Former Zimbabwe captain Peter Ndlovu yesterday joined the world football family in mourning the death of Coventry City legend Cyrille Regis, a man whom the ex-Warriors talisman revealed had influenced the Blues into signing him while he was still a raw teenager.


Ndlovu told The Herald from his base in Pretoria, South Africa, last night that he had been shocked by the news of the death of the man who literally changed his life after recommending to then Coventry coach John Sillett to take him on board in 1990.

At that time, “King Peter’’, who himself would later assume legendary status at both Coventry City and the Warriors was playing for Highlanders together with his late brother Adam. Last night, Peter paid glowing tribute to Regis, who also starred for West Bromwich Albion and England. Regis, a trailblazing striker during his time, reportedly died suddenly from a heart attack, aged just 59. He had spent Sunday at his local church with friends and family before collapsing at his home in Edgbaston, Birmingham.

Since his death, tributes have been pouring in from stars across the football world and Peter joined the bandwagon in mourning the passing on of Regis. Peter, in mourning the death of Regis, described him as a brother, father and mentor who helped shape his professional career and also assisted in his adaptation to life at Highfield Road, where he would go onto become the first African to play in the English Premiership in 1992.

“I am shocked and saddened by his death. I really express my deepest condolences to his family and to Coventry City. “It is a sad loss especially for some of us who had time to speak to him, to learn from him and to interact with him on and off the field of play. I was a young boy when I first met him at Rufaro when the national team played against Coventry. I saw him again at Barbourfields when Coventry city played against Highlanders and I remember that after the game at Barbourfields he said to the Coventry coach that I think you need to take this boy, he has given us a hard time in both matches and he and his brother are worth looking at,’’ Peter said.

John Sillett, Coventry City’s FA Cup winning manager, with the help of Regis scouted Peter and Adam. Sillett explained: “We went on a pre-season tour to Zimbabwe in 1988 and played against their national side. Both Adam and Peter were playing for them. “Afterwards I said: ‘What chance have we got of getting the two of them to England? “We were allowed to bring both of them over. Eight months later I signed Peter — I wanted to sign both of them, but the board would only let me sign one of them.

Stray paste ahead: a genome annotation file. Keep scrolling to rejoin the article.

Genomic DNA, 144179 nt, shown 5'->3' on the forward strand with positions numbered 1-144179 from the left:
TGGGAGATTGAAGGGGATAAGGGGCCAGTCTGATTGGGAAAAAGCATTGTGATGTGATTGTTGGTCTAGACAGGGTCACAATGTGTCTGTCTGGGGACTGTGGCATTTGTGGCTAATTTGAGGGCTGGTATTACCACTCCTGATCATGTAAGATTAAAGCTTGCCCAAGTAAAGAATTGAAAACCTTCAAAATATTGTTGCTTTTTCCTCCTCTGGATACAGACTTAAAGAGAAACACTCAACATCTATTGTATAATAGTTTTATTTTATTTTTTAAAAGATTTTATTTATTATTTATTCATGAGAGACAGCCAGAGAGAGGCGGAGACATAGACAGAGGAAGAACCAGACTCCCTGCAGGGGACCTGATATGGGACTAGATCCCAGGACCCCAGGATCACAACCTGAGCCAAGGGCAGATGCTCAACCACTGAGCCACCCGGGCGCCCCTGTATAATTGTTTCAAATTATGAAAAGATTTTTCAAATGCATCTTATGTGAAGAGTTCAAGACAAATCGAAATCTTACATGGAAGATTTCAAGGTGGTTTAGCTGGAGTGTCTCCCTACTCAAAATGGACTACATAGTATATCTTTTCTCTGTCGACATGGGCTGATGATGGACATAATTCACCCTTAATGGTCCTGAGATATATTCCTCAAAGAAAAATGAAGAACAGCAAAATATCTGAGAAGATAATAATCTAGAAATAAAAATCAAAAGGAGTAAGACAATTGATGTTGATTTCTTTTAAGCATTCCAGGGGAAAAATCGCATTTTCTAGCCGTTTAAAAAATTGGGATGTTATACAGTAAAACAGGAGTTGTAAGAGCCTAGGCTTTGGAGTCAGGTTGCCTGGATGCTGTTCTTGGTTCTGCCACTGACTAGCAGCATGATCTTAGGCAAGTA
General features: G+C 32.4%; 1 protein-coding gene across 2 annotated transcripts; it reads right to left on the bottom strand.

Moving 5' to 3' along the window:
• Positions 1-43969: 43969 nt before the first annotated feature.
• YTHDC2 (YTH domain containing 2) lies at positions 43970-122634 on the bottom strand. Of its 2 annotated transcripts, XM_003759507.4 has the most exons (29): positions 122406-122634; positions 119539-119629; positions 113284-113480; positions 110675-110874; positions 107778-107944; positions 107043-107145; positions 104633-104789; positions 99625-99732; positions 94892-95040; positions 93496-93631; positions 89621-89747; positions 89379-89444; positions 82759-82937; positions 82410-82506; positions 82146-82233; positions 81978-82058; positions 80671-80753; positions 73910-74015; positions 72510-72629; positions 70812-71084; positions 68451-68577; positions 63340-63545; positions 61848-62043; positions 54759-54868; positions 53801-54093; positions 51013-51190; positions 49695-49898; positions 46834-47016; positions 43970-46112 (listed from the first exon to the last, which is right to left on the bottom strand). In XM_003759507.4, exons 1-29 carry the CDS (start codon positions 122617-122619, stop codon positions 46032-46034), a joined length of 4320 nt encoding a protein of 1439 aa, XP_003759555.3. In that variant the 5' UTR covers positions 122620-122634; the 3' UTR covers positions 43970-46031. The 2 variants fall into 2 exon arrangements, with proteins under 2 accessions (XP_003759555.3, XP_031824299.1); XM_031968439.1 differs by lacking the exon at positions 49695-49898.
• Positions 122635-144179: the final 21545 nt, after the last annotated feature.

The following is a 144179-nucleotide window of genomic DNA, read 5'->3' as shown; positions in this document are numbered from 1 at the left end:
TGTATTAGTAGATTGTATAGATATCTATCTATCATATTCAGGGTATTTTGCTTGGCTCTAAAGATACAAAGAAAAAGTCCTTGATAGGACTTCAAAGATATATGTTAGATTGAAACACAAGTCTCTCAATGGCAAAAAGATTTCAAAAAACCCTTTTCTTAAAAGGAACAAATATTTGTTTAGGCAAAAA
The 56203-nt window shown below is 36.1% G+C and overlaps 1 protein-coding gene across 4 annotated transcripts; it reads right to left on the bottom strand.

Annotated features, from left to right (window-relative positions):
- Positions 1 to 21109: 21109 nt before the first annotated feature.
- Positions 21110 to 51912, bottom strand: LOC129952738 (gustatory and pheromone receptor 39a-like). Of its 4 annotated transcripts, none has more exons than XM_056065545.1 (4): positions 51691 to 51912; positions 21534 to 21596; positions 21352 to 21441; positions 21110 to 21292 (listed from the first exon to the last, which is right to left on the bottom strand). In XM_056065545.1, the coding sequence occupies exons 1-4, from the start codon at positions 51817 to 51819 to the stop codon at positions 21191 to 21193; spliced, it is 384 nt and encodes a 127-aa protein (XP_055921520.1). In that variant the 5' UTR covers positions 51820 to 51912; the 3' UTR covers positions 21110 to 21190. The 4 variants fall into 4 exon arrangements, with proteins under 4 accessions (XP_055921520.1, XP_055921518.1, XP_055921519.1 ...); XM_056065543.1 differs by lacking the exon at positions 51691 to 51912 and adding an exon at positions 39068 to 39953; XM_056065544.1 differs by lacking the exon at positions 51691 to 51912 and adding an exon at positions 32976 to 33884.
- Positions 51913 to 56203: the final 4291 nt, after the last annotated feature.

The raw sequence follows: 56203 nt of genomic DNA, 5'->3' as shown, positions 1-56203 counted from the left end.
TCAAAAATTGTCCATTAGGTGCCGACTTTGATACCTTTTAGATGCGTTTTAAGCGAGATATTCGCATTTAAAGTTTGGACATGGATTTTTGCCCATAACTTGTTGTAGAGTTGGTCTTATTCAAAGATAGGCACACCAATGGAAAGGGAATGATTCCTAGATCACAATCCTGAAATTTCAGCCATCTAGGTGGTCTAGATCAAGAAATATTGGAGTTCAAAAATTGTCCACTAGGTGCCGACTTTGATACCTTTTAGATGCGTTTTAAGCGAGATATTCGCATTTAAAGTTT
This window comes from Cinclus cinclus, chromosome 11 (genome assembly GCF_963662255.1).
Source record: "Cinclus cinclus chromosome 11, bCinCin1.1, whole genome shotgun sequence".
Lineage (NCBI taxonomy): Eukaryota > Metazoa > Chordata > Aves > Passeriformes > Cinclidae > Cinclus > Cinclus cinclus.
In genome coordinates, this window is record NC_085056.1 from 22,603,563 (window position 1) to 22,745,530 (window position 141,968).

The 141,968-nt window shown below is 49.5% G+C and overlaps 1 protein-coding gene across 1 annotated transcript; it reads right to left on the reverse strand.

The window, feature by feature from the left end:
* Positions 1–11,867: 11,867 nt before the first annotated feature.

“Adam went off to Switzerland and had a good career, but Peter was the most talented player I have ever seen. They were both cracking lads, and were very, very close as brothers,” Sillett said. But it was Regis who really made a telling impact on Peter and the former Zimbabwe skipper, now team manager at Mamelodi Sundowns, acknowledged as much. Regis was a model of a professional.

“He had a big impact and influence in my dream of making a professional career a reality in a short space time (eight months) after he had come to Zimbabwe I was called to Coventry City. When I arrived at the club, he was always looking out for me, and not just myself, but all the other young players there. To him there was no black or white, he made it easy for me as a young black player to settle at the club and he was always encouraging and guiding me at training.

“In fact, he was always an influence on and off the field and he helped me to adapt to a new culture and he played a big role in my development. But now that he is gone all we can have now are memories of him . . . he however, left a legacy and he put Coventry on the map and we will remember him as a father-figure and brother and I’m sure all those who played alongside him and against him can attest to that. It was a privilege working with him for three years at Coventry and may his Dear Soul Rest in Peace,’’ Peter said.

Former Zimbabwe Saints and Warriors goalkeeper Pernell McKop also mourned the death of Regis via a post on his Facebook wall. “One of my heroes in the 1980s who played for WBA and then Coventry and had the privilege to play against when Coventry toured Zimbabwe. Sad news on his passing,’’ McKop said.